One incident in his life is very striking (says Mr. Burns) ; it was told to me by himself. "When he was a young man, a candidate for ordination, he and several others met in the drawing-room of the Bishop of Bath and Wells. The young men generally were chatting with the young ladies—the Bishop’s daughters. Mr. East sat apart, very silent and thoughtful. Many years afterwards, when travelling, he attended service in a church—the place and name of the incumbent I do not remember. He was so pleased and satisfied with the sermon that he went into the vestry and introduced himself to the clergyman, from whose conversation he soon perceived that he was an earnest and devoutly Christian man. Then the clergyman said to Mr. East, ‘ If I know the gospel at all, or preach it acceptably, it is to you that I am indebted for being able to do so.’ Mr. East opened his eyes in amazement. 'How is that?’ he asked. 'Well,’ answered the other, 'you may remember a time when a number of young men were assembled in the Palace of Wells, waiting to go in to the Bishop; they were all very merry, save one who sat apart, thoughtful and quiet. That made a deep impression upon me, and I said to myself, there must be something earnest and serious in the religion of that man. The impression never left me, and, under the teaching of the Holy Spirit, it was the means of awakening me to a knowledge of the Truth, as I now see it.’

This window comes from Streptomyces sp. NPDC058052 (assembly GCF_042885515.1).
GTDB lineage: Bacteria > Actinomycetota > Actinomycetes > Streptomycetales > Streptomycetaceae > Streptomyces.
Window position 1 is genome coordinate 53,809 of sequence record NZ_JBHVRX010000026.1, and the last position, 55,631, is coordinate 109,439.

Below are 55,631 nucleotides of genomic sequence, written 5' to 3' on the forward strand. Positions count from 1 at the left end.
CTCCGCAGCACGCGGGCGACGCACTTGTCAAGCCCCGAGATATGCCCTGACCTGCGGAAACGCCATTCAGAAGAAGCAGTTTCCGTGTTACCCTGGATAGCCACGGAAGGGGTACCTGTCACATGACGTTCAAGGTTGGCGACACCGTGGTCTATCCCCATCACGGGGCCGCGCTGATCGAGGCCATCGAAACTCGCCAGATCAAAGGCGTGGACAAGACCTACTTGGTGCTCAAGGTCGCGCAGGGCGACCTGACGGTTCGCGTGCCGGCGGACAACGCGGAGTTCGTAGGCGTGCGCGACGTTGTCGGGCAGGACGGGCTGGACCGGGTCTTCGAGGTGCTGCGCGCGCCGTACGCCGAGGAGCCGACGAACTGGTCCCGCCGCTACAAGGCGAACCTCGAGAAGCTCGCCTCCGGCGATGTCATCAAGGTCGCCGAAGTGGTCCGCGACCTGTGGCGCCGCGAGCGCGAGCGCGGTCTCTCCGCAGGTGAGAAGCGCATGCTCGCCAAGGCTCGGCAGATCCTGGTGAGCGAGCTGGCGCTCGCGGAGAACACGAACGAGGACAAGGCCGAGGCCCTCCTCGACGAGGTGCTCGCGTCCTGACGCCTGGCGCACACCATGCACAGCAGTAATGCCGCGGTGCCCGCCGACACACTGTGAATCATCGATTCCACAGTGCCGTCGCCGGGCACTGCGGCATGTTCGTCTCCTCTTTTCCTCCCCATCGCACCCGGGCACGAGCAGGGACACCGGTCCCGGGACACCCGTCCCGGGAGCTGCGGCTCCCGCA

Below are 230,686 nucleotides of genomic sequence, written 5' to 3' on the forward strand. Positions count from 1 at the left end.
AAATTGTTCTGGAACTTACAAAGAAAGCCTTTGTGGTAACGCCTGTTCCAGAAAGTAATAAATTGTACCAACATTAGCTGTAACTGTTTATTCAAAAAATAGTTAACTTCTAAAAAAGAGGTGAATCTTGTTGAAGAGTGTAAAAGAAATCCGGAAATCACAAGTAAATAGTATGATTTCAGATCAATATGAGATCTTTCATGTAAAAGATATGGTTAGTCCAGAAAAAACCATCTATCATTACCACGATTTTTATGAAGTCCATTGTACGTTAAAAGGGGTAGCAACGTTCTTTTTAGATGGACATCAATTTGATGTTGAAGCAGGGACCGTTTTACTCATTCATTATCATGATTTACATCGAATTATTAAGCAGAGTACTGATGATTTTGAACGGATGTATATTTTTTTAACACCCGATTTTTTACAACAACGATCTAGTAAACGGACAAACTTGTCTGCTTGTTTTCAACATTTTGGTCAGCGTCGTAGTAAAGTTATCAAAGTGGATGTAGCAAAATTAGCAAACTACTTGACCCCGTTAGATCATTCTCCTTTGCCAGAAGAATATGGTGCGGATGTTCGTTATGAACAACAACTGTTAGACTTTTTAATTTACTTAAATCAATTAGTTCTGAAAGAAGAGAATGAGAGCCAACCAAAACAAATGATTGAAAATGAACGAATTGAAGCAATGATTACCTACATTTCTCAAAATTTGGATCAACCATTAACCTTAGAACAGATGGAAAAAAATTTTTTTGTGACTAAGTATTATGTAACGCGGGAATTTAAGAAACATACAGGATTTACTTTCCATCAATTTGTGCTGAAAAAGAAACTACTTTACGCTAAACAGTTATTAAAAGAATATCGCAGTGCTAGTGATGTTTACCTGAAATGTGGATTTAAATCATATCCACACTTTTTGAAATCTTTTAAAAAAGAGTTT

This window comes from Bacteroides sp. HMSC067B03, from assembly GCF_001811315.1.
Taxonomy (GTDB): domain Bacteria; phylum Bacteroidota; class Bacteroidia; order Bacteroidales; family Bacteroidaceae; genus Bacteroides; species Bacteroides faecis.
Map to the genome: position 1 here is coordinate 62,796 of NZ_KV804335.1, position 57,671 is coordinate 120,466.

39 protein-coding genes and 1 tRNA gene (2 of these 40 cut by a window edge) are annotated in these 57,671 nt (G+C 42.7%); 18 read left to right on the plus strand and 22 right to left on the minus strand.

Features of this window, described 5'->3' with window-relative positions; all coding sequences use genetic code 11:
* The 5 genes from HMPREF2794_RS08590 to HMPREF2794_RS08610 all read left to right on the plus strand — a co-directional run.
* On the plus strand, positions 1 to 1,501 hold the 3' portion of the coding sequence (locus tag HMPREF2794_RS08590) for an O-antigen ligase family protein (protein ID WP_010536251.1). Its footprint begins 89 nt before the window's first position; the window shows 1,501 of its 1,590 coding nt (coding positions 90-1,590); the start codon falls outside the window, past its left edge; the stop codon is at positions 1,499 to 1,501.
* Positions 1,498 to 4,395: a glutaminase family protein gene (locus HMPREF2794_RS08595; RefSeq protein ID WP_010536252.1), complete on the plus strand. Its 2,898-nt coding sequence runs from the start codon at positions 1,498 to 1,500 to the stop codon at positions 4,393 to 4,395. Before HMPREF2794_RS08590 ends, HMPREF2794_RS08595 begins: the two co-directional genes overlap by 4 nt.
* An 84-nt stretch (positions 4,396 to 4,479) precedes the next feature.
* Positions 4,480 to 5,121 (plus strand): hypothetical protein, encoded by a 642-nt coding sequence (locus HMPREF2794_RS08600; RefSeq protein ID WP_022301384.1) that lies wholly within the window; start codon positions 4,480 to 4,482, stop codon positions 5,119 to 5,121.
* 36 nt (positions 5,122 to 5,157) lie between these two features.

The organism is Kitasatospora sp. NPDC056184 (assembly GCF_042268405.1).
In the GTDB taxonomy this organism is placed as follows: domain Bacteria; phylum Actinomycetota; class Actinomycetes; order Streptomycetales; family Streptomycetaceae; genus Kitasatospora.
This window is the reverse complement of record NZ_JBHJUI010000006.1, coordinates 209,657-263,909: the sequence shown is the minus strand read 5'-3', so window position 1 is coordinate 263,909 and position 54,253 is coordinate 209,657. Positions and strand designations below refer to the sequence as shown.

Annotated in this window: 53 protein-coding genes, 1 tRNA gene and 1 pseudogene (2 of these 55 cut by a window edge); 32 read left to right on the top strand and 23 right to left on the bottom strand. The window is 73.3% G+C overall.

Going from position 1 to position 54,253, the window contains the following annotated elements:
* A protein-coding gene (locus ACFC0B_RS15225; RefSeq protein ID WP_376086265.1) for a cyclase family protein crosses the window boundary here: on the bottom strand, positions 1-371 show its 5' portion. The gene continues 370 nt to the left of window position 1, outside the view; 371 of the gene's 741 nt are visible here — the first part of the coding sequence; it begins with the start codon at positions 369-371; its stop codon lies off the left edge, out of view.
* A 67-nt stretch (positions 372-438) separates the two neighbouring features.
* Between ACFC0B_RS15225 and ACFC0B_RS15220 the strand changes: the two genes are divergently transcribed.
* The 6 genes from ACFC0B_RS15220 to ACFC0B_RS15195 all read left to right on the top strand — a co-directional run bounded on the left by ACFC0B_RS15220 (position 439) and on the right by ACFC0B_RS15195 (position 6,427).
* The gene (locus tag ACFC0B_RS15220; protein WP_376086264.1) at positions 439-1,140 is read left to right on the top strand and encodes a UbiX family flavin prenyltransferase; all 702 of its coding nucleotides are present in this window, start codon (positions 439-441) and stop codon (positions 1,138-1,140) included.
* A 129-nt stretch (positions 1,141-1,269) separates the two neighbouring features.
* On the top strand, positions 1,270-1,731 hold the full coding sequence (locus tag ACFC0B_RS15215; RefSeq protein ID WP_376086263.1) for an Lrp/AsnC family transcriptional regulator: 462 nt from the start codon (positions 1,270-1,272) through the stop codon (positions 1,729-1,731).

Mr. East died in 1856, full of years and of honours, and up to within five days of his death he was actively engaged in the service of his Master.

Mr. Havergal preached his funeral sermon. They had been schoolfellows together, and, as hoys in a strange place, Havergal had said to him, “East, do you love home?” That was the bond of their friendship, tlie altar on which they first swore fidelity to one another. The last audible sound on John East’s lips was “Home, home!”